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Orientation is defined by the Miller index with (100) or (111) faces being the most common for silicon. Silicon has an orientation
to determine the wafers properties when measured in different directions or anisotropic.
Cleaving a wafer to determine a wafer's orientation is an easy way to determine the silicon's crystal direction.
So if you buy silicon wafers and lose the specification sheet, you can sacrifice a wafer to determine it's orientation!
If you have silicon wafers and you are not sure of the orientations then you can actually use a hammer and nail to find out! A Silicon Wafer's flat location should be enough to determine orientation. But ocassionaly the flats are not representative of the silicon orientation.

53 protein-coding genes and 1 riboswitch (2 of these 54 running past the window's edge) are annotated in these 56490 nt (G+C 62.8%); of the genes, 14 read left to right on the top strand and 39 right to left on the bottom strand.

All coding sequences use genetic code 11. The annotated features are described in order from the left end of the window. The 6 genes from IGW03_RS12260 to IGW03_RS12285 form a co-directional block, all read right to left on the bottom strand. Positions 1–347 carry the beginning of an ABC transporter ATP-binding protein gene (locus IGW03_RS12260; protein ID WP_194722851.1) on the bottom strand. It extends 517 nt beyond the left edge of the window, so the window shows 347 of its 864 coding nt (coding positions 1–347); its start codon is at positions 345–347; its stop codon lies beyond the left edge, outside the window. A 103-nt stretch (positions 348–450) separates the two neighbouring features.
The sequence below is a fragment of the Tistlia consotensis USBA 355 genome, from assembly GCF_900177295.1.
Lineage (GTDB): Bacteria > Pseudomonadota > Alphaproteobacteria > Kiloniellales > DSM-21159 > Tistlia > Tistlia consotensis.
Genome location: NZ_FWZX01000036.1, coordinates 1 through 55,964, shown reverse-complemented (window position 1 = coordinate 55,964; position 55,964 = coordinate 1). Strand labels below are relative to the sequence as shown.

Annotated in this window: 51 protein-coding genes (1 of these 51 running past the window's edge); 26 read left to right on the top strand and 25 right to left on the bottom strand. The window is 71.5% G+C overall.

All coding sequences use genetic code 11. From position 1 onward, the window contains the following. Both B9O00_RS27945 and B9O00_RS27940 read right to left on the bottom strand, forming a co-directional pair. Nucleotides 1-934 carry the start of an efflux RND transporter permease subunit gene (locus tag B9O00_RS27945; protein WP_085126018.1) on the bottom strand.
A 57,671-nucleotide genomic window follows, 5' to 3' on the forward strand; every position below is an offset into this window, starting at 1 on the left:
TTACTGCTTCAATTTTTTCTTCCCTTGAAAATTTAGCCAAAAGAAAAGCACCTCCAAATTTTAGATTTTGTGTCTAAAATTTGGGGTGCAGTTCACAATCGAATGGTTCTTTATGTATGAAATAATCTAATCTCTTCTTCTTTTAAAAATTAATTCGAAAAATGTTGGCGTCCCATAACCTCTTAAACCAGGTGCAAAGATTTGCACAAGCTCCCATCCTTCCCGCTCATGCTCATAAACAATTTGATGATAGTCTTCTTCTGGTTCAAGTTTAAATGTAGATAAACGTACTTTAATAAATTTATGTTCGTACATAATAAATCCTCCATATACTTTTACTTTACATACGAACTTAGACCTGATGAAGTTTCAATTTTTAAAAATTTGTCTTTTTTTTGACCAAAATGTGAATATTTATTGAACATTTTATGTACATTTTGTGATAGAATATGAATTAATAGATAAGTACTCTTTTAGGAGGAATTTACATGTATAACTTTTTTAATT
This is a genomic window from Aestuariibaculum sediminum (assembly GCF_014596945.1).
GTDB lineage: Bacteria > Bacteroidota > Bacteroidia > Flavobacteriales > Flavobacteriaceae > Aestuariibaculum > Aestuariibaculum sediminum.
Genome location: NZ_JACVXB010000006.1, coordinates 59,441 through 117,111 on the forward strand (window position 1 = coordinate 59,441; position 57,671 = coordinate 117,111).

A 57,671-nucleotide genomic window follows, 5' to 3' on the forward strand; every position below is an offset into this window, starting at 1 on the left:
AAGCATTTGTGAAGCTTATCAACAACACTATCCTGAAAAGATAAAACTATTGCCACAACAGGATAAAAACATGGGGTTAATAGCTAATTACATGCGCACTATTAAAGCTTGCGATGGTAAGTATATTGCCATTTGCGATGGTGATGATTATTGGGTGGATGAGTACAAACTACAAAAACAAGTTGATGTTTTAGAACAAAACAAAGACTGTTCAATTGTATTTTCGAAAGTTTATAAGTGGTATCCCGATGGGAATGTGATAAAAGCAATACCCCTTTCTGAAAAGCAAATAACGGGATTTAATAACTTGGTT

Below is an image of what happens to two wafers when a hammer hits a nail at the wafer's center. On the left are (100) oriented Si wafer. When struck the wafer split into four equal parts. If you then do the same to the pieces, those pieces will also split into four pieces. Usinb (100) oriented silicon wafers is more efficient for making integrated circuits (IC).
The wafer on the right are (111). That wafer shatters into many different pieces. Thus this is an easy way to find out the orientation of your silicon wafer cassette.
The orientation of the silicon happens during the silicon wafer manufacturing process while the silicon is in the crystal boule.